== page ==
Ups and downs in Japan’s post-election scenario

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Fumio Kishida, right, celebrates with Yoshihide Suga after Kishida won the LDP leadership election. Kishida will replace Suga as prime minister next week. Photographer: Kiyoshi Ota/Bloomberg

Striking the iron while it is hot – this was what the Japanese Prime Minister Fumio Kishida was saying while calling the general election less than a month after assuming the post. Kishida was a last-minute choice of the Liberal Democratic Party (LDP) for the leadership post to replace Yoshihide Suga as party head. Suga’s rapidly falling support rate alarmed LDP stalwarts of a possible disaster in the upcoming election for the lower house of the Japanese Diet. The election was due after the expiry of four-year term of the chamber and the main governing party did not want to make an appeal to voters with a leader on whom public was fast losing trust. Hence, the party leadership wanted someone not only with a better image, but also with a relatively weaker standing within the party, a position that would allow the leadership to pull the string from behind. Kishida thus emerged as the right choice and the new leader, a party veteran who is well aware of the fact that a newly elected party leader always enjoys a period of grace right after assuming the office, was quick to dissolve the lower house to pave the way for a general election. He wanted to make sure that by calling the general election without delay he intended to strike the iron immediately after bringing it out from the burner. His strategy had mostly been rewarded as LDP, despite pre-election media projection of losing significant number of seats at the lower house, did surprisingly well by retaining an absolute majority. However, there had been some casualties that Kishida obviously was not expecting.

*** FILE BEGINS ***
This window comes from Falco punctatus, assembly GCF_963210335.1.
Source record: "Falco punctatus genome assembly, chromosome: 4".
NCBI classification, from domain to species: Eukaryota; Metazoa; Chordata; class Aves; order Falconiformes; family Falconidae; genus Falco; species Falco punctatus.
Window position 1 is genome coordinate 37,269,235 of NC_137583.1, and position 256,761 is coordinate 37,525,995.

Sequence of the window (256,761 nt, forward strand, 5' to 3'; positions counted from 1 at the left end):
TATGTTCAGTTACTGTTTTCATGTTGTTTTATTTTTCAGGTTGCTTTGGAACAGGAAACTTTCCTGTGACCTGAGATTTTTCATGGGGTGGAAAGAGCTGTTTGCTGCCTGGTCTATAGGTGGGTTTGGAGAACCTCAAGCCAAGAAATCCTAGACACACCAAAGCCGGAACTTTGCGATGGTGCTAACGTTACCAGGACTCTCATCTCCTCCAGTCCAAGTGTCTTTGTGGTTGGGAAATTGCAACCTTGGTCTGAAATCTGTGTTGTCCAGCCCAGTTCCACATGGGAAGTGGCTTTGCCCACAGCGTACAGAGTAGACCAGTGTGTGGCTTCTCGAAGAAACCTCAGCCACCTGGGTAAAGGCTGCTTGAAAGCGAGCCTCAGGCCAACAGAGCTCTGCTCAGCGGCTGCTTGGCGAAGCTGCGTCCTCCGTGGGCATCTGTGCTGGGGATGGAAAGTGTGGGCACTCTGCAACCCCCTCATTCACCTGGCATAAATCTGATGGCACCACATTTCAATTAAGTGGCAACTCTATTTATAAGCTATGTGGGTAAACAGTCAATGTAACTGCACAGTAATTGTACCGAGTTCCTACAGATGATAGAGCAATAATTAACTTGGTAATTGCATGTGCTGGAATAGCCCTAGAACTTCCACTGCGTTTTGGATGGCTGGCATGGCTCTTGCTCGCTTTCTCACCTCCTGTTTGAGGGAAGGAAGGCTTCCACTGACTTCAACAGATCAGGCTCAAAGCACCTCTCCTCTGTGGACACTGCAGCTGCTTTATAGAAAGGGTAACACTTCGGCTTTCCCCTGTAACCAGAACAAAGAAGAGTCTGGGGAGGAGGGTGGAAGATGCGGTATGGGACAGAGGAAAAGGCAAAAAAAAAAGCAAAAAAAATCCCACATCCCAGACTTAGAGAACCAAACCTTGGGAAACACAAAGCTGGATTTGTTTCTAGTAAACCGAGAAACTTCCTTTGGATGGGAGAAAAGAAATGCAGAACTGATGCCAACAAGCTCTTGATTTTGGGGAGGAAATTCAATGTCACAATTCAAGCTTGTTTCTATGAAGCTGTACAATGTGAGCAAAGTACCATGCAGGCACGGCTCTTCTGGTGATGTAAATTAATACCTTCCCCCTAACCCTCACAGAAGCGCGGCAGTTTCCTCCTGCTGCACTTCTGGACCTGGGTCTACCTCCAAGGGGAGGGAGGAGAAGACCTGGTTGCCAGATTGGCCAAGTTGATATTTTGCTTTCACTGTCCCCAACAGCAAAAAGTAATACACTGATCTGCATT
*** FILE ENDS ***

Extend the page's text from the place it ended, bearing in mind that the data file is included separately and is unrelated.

The ruling block consisting of LDP and Komei party, the junior partner in the government, despite losing more than ten seats, could retain a comfortable majority and thus making the task of fulfilling election pledges for Kishida easier. However, that easy task might not turn out to be that easy in reality because of Kishida’s weak standing within the inner factional politics of LDP. Moreover, his trusted partner and ally Akira Amari, who Kishida appointed party secretary general immediately after winning the presidential race, failed to secure his long-held seat at the lower chamber. Though Amari could make it to the Diet thanks to his inclusion in party’s proportional representation slot, losing the direct race had a severe blow on his reputation, more because as the secretary general of the party he was also responsible for LDP’s election strategy. Amari had already announced his intention to resign from the post of party secretary general and Kishida accepted his resignation. However, this was a relatively minor set-back for the ruling party compared to what the main opposition, the Constitutional Democratic Party (CDP) had to go through.